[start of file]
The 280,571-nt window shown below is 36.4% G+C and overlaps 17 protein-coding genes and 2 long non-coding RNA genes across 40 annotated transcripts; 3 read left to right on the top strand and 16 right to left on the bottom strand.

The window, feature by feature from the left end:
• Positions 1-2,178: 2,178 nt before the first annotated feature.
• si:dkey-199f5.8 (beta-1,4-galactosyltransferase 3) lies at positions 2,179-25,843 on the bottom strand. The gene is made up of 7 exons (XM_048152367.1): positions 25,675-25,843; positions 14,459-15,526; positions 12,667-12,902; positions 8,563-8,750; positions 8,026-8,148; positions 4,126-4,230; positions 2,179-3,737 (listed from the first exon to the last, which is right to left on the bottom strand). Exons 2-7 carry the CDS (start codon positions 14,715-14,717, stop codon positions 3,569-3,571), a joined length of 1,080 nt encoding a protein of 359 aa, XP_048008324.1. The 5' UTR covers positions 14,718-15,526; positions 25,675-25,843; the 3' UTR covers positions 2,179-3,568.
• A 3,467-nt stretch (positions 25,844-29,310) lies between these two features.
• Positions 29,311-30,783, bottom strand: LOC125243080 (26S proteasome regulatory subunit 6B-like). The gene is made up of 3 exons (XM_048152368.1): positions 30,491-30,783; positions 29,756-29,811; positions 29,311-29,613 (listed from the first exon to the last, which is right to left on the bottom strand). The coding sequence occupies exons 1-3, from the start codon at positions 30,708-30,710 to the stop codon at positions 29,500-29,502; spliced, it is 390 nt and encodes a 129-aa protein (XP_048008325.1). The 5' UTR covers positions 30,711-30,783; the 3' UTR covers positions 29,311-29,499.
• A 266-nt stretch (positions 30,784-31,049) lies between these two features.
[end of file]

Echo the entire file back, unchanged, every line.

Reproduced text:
The 280,571-nt window shown below is 36.4% G+C and overlaps 17 protein-coding genes and 2 long non-coding RNA genes across 40 annotated transcripts; 3 read left to right on the top strand and 16 right to left on the bottom strand.

The window, feature by feature from the left end:
• Positions 1-2,178: 2,178 nt before the first annotated feature.
• si:dkey-199f5.8 (beta-1,4-galactosyltransferase 3) lies at positions 2,179-25,843 on the bottom strand. The gene is made up of 7 exons (XM_048152367.1): positions 25,675-25,843; positions 14,459-15,526; positions 12,667-12,902; positions 8,563-8,750; positions 8,026-8,148; positions 4,126-4,230; positions 2,179-3,737 (listed from the first exon to the last, which is right to left on the bottom strand). Exons 2-7 carry the CDS (start codon positions 14,715-14,717, stop codon positions 3,569-3,571), a joined length of 1,080 nt encoding a protein of 359 aa, XP_048008324.1. The 5' UTR covers positions 14,718-15,526; positions 25,675-25,843; the 3' UTR covers positions 2,179-3,568.
• A 3,467-nt stretch (positions 25,844-29,310) lies between these two features.
• Positions 29,311-30,783, bottom strand: LOC125243080 (26S proteasome regulatory subunit 6B-like). The gene is made up of 3 exons (XM_048152368.1): positions 30,491-30,783; positions 29,756-29,811; positions 29,311-29,613 (listed from the first exon to the last, which is right to left on the bottom strand). The coding sequence occupies exons 1-3, from the start codon at positions 30,708-30,710 to the stop codon at positions 29,500-29,502; spliced, it is 390 nt and encodes a 129-aa protein (XP_048008325.1). The 5' UTR covers positions 30,711-30,783; the 3' UTR covers positions 29,311-29,499.
• A 266-nt stretch (positions 30,784-31,049) lies between these two features.